For shape completion, if the mask is restricted in a too small area, the sampling result would be unrealistic or even the shape would be separated. On the other hand, if the mask covers a broad area, the unimpaired shape in the original image would be largely affected and the task would fail. The ideal mask should have a proper scale; in other words, the mask should cover the missing region while having little effect on the rest normal shape.

Thus we propose an approach to overcome the difficulties. First we convert the original training sample to the convolutional feature set by some convolutional filter. To simplify the situation, we just make use of the mean filter of certain size. We then make another activation feature of DBM by a modified mechanism similar to the conditional sampling procedure in DBM. Recall that the state of the hidden layer is sampled by The activation feature is acquired by where , are the obtained activation feature of each layer.

Attention need to be paid to these two formulas. In (7) we rescale by to approximate since the state of is unknown. The sampling operator ~ is replaced by the assignment operator. For each sample in the training set, these two formulas are carried out only once.

Finally we fit a regression model with the activation feature and the convolutional feature. The object function to be optimized is where is a matrix of and each row containing the activation of the hidden layer is corresponding to each training sample. , are the parameters of the regression model with sizes and . is the duplicated version of the bias , so that rows in are identified with each other. is the matrix of , and each row contains the convolutional feature of sample. is the number of training samples; , are the dimensions of corresponding feature. represents the trade-off between the residual and the regularization item.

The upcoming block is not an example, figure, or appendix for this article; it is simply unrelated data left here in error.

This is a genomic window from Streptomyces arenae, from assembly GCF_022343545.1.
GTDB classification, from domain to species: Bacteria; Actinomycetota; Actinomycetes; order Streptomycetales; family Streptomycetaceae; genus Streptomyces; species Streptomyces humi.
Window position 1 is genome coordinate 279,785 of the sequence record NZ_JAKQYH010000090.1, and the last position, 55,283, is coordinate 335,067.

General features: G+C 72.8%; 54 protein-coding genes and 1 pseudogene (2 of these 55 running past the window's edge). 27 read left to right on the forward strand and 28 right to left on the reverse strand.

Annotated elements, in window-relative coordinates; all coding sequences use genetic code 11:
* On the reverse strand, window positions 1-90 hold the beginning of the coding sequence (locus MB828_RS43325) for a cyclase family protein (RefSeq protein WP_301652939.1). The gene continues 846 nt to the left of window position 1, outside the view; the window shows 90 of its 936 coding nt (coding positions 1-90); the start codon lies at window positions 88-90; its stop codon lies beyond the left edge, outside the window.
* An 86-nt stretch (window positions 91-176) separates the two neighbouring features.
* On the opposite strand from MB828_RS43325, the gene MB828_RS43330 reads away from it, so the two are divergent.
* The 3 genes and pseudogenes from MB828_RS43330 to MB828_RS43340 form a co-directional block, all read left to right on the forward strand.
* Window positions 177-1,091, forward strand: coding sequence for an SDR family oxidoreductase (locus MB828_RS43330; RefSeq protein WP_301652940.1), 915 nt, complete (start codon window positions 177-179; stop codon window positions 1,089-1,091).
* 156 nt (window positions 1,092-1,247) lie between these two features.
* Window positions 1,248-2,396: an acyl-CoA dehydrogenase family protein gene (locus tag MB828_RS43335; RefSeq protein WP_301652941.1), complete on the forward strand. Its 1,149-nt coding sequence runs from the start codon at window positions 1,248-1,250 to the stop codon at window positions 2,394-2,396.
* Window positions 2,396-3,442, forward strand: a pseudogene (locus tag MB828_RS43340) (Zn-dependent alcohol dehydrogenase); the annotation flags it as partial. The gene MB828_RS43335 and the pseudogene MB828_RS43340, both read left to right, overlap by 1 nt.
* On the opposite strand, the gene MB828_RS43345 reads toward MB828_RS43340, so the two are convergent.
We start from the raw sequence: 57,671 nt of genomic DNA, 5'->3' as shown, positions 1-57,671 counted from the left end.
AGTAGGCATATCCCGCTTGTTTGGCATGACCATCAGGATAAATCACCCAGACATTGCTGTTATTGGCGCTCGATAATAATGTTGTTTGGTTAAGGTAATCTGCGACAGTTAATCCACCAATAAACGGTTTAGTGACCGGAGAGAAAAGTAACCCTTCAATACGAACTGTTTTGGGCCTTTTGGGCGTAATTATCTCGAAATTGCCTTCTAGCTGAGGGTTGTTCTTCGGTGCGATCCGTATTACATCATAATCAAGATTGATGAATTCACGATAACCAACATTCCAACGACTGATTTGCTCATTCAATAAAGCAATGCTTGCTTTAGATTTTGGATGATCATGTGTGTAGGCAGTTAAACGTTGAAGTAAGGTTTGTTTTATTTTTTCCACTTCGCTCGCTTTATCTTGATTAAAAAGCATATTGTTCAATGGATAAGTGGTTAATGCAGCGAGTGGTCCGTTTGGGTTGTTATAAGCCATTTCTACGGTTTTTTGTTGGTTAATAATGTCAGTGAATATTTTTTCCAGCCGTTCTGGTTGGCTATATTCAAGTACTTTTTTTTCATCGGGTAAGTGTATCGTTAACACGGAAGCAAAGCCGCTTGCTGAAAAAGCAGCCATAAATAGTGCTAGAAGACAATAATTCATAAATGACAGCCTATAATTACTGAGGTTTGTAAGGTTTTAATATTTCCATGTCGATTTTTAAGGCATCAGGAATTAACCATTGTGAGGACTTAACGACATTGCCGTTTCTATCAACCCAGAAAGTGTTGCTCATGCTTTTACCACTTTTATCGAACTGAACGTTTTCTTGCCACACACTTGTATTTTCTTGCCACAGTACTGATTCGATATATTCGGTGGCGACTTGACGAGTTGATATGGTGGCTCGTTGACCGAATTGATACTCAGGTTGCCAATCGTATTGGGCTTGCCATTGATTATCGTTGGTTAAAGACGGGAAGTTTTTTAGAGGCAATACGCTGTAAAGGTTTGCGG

This optimization problem can be easily solved by stochastic gradient descent method. Thus we obtain the parameters and , which are important in the following stage.

4. Completion with Mask

With the regression model described above, we are able to set an appropriate mask. Given an incomplete shape, we first run the traditional sampling steps for a few iterations, and, during the last iteration, we use the modified formulas to get the required activation feature in hidden layer . We then reconstruct the convolutional feature by where could be any row in the matrix .

The mask is made by comparing the reconstructed convolutional feature with the convolutional feature obtained from the original incomplete shape, and we set the mask by where denotes the intensity in the mask, and is the threshold to control the difference.

Assume that the filter used in the convolution stage is of size , and we denote as the area which centers at pixel . Thus we could enhance the mask by

The whole procedure for setting mask is concluded in Algorithm  2.

Algorithm 2: Find the proper mask for sampling.

Roughly speaking, the hidden activation contains the correlate information between the pixels in the visual sample, and represents the abstract feature of the normal shape captured by DBM. In contrast, the convolutional feature represents the information directly from the visual space. Since our completion task is focused on the visual space, it is important to establish the relationship between these two different features, which is just the regression model’s job. Comparing these two convolutional features is a reasonable way to compare the samples with the generative model.

The convolutional feature is essential in our approach and it brings mainly two kinds of benefits: for one thing, it affords some robustness to the procedure, and the comparison in the convolutional feature space is more reasonable than the pixel-wise comparison in the visual space. For another, the convolution operation maintains the region that we are interested in, and the procedure from to represents an inverse operation from feature space to visual space, which is of great concern in the task of shape completion.

To facilitate the completion, we clamp the pixels out of the mask and replace the pixels within the masked area with the sampling result from DBM.

While the mask may capture the proper area, it may also contain other small scattered regions which we should not pay attention to. We should keep the useful active area as well as discard the others. We thus resort to some morphology methods [25]. In order to achieve our goal, we use opening operation which erodes the image first and then dilates it. After this operation, the mask becomes more compact and consistent.

5. Quantitative Evaluation